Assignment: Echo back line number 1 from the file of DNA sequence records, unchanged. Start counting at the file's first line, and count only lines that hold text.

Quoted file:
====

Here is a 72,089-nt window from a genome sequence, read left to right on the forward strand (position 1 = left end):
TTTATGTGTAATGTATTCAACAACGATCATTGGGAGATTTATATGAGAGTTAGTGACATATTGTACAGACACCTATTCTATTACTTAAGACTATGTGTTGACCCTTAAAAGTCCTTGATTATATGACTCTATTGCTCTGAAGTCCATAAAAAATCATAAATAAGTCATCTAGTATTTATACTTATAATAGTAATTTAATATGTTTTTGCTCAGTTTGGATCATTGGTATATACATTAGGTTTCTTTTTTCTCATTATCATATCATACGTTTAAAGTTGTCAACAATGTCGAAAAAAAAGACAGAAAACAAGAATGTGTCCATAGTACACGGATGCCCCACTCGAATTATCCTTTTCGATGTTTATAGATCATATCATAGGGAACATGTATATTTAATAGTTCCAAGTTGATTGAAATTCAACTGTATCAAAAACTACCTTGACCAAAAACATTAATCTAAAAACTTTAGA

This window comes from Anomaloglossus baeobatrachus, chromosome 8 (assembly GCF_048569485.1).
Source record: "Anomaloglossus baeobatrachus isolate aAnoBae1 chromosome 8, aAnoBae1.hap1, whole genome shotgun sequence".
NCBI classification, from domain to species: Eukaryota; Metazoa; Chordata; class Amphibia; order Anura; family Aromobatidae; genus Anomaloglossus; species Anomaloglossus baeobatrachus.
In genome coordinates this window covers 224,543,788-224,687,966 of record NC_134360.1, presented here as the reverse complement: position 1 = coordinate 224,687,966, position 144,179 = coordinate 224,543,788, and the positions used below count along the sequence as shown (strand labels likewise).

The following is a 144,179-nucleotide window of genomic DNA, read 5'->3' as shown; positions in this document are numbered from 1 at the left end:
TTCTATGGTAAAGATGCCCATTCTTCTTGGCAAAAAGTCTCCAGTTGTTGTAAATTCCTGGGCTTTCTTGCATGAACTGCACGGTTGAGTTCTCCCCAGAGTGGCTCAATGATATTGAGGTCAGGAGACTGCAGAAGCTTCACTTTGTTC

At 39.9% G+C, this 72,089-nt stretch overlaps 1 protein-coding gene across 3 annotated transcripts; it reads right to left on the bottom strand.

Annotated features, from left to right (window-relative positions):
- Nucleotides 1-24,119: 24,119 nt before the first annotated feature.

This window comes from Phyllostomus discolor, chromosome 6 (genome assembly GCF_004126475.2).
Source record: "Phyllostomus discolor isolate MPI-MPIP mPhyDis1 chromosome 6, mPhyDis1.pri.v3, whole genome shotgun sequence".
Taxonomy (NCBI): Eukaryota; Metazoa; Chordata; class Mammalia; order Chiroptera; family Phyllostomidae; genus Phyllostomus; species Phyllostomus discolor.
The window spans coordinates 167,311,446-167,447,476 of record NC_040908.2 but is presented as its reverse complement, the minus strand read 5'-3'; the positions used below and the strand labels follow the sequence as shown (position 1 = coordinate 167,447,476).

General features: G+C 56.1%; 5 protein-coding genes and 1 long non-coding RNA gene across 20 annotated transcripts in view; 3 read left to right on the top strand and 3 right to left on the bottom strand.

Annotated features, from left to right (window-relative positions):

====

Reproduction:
Here is a 72,089-nt window from a genome sequence, read left to right on the forward strand (position 1 = left end):